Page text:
Recap: Live from Skate America!!!

Hi everybody!

First off, I apologize for not covering several of the recent Challenger Series events…my schedule has been rather hectic and I didn’t get a chance to watch them. But this time, you’re in for a treat!

We all know that the Grand Prix started this week with Skate America, and I was fortunate to be able to attend all the events in person. I had a blast and I can’t wait to give you the inside scoop!

Since I loved the format of the “top 10 highlights/low points” post I did for the US Classic, I’m going to use it because I have stuff I want to cover in every discipline.

10. Highlight: Just in time for Halloween…Gilles/Poirier continue to innovate

Piper Gilles and Paul Poirier are a very divisive team-you either love them or hate them and there is really no in between. I usually love them , and their short dance (shown here), set to an odd mix of Beatles songs and classical waltz music and featuring some of the oddest outfits I have ever seen, is so crazy it actually works. It’s a lot of fun, and a breath of fresh air from the nearly-identical Masquerade Waltz programs we’ve seen too many of (even for somebody like me, who loves classical waltzes and typically hates “edgy” modern interpretations). The free dance, however…well, it’s almost Halloween, I guess?

I really don’t even know what this is supposed to be…from what I’ve seen, the music is from a famous Norwegian film (a historical thriller-drama, if Wikipedia is correct), and their choreography looks very zombie-esque. I feel like they’re trying to emulate Zhiganshina & Gaszi, a famously wacky German dance team whose signature program was a zombie free dance (albeit more literal than this, but still…). This is a bit toned down from that, but it is a bit avant-garde for my taste…and what is up with those fake tattoos on her tights? Piper, who convinced you to wear this?!?

While I was not a fan of the free dance, I liked the short dance a lot and I have to give them props for trying something that’s not as “safe” as last year’s material. Innovation is rather rare in ice dance (most couples tend to copy programs that the judges liked in the past), and Piper and Paul consistently bring that to the table, which is really what makes them stand out as a team.

9. Low point: Denis Ten bombs an early-season event…as usual

Denis Ten has always been a late-season peaker, as well as ridiculously injury-prone (if he’s not injured, he has boot issues or the flu or some other unfortunate condition, it seems), so it was rather inevitable that he would not be at his (glorious-e.g. 2015 Four Continents) best at this competition. But what he actually did was so spectacularly bad it was almost impossible to watch.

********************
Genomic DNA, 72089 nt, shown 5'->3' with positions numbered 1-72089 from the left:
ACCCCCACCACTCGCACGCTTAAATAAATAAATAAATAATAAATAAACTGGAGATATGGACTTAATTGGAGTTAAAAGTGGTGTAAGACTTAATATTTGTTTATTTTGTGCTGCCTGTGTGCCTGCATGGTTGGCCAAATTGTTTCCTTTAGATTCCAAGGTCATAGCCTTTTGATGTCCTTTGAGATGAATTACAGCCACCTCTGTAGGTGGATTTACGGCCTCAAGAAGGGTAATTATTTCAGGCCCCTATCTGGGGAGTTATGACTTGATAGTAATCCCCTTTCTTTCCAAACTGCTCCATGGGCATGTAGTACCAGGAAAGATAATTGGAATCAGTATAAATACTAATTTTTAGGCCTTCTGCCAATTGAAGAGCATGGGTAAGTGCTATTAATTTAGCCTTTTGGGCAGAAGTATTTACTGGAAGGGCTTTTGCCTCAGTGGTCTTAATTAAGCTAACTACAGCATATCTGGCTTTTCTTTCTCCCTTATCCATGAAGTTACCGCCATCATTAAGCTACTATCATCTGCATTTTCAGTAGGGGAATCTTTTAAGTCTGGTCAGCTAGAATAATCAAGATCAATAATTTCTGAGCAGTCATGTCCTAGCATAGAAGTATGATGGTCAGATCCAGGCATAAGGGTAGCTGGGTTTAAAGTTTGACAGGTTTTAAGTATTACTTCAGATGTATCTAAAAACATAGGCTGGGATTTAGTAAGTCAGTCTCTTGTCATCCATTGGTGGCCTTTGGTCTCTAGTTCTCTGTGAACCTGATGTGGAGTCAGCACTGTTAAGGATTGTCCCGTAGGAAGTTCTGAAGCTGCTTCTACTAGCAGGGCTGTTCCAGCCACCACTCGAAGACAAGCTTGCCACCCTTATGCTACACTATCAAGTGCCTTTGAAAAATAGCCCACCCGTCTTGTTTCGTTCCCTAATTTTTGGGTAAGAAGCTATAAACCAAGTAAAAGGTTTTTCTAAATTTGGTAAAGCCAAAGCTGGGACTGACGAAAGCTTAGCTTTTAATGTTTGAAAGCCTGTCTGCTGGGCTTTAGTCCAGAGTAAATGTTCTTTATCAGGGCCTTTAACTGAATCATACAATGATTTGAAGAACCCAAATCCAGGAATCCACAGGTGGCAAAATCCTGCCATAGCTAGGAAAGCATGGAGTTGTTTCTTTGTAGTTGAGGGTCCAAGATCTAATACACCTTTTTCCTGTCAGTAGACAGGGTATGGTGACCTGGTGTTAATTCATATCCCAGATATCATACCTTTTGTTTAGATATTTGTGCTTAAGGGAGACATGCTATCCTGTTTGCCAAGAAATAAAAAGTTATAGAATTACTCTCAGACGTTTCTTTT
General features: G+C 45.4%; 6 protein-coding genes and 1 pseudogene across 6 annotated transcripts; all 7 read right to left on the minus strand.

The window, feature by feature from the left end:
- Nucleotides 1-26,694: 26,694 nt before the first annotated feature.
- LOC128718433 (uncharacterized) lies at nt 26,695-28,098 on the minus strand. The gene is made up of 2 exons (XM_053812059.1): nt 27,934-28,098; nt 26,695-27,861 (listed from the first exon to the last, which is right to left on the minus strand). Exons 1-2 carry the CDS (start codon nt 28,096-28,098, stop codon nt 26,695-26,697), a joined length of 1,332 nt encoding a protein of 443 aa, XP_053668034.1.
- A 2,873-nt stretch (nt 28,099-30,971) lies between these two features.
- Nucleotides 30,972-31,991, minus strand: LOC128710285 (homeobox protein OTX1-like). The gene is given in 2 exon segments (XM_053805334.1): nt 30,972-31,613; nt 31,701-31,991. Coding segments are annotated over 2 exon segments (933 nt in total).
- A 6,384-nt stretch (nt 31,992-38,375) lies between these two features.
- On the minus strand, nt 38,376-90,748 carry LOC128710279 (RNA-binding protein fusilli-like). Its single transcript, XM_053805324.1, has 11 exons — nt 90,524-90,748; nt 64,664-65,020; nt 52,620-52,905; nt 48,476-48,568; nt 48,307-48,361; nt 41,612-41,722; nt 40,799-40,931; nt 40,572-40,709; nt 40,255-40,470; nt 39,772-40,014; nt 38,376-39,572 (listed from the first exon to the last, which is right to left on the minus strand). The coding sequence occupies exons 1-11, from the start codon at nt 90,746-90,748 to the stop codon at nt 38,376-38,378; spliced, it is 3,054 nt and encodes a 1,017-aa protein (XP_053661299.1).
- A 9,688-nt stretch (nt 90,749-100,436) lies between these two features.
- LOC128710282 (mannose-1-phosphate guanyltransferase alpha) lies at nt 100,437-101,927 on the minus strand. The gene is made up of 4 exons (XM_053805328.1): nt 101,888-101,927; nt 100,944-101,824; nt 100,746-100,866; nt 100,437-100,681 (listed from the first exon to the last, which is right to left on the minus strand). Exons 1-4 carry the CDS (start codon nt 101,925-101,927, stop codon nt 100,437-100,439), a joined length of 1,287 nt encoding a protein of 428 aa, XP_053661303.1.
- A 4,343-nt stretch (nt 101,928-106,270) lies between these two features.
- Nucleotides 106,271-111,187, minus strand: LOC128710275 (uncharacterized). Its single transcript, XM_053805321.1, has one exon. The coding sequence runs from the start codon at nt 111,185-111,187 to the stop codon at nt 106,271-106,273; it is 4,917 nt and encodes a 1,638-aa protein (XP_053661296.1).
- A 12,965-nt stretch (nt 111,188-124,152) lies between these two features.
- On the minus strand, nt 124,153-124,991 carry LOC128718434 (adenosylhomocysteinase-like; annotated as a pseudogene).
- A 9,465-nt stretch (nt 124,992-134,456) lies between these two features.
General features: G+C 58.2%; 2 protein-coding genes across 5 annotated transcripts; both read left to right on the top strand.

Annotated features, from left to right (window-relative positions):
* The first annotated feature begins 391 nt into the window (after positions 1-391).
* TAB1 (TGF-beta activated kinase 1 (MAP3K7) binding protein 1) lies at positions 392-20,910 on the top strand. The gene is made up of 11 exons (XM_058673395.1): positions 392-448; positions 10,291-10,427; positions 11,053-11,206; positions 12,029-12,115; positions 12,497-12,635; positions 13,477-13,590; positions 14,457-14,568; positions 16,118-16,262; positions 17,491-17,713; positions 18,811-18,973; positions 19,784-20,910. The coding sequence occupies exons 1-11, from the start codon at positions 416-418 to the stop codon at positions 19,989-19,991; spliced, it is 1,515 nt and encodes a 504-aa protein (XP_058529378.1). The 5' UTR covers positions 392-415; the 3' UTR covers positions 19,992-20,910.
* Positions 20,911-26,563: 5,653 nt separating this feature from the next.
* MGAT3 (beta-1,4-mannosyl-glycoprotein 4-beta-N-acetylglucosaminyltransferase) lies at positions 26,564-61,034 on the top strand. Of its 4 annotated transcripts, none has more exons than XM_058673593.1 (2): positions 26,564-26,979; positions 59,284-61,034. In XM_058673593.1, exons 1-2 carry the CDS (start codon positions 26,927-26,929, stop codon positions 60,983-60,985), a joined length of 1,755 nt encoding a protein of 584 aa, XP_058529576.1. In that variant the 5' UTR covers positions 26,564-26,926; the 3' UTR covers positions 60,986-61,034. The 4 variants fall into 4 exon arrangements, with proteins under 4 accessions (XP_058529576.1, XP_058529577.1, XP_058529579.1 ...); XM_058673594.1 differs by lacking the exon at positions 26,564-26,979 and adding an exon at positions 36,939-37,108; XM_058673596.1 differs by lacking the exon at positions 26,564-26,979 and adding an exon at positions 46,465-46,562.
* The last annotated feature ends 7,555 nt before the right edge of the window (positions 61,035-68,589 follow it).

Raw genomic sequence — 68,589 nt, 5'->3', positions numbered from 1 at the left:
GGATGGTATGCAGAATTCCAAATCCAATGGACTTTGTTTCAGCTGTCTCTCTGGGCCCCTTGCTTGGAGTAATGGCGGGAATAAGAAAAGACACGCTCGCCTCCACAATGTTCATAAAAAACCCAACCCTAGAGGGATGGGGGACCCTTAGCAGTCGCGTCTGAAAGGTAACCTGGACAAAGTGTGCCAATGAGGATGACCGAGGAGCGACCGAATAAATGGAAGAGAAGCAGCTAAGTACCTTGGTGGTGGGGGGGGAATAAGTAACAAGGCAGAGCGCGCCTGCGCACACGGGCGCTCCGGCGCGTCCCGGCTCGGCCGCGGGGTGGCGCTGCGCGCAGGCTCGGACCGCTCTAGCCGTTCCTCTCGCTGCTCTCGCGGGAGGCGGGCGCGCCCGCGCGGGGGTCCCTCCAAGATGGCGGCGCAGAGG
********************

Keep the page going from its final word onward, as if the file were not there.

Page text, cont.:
The short program, while not even close to his best, left him with a small chance of a medal, so I was optimistic that he would at least be 4th (which would give him a small chance to make the Grand Prix Final). But no, it was not to be…

This might be the single worst program Denis has ever skated. After about four jumps, I had to look away (thank you, Twitter, for distracting me from this incredible meltdown), and that is never a good thing. *Sobs* HIS PROGRAMS ARE BEAUTIFUL…AND THEY DESERVE TO BE SKATED WELL…

*Sigh* Denis is an extremely frustrating skater to like.

8. Highlight: Nazarova/Nikitin get Mozart right 

Mozart programs have been all the rage ever since Gabriella Papadakis & Guillaume Cizeron won Worlds with their acclaimed Mozart free dance, but a lot of them have been extremely bland.

Not this one!

I never thought I would like a Mozart free dance because I didn’t really like Papadakis/Cizeron’s version (the original), but Nazarova/Nikitin’s version was gorgeous and far more interesting to watch than any of the other versions I’ve seen. This style is a complete change for them (last year, their free dance was an edgy, modern dance-inspired piece), but it suits them surprisingly well. And while their scores weren’t fantastic (that score would’ve put them in 17th at worlds, which is where they placed last year), the program has potential. I’m excited to see more of this team!

7. Low Point: Alaine Chartrand very nearly makes me cry 

Going by the short program alone, this seems like an odd choice for a low as, aside from some underrotation calls, Alaine’s short program was quite nice. (I really love this program.) She didn’t fall, her spins and footwork were nice, and she had great energy. Buuuut…

This also happened. Althought Alaine was in 6th after the short, this free skate was a Denis-level disaster. I really wanted her to do well here…but after that skate, her chances of a medal were, like her music, Gone With the Wind.

This was honestly depressing and I seriously hope she can get it together before her next event. Alaine has medaled on the Grand Prix before-what is she doing in last?!?

6. Highlight: Another silver medal! Scimeca/Knierim break through

Coming into this, I didn’t think that Scimeca & Knierim, the top American pair team, would place higher than 3rd. (And, according to Alexa’s Instagram, neither did they!) But in a field of relatively clean but unmemorable skates, they managed to lead after the short program, clearing their personal best by three points with a score of 69.69. I was not sure if their FS would be enough to keep them in the lead, but the fact that they were in first after the short was extremely exciting-I don’t even know when an American pair last did that!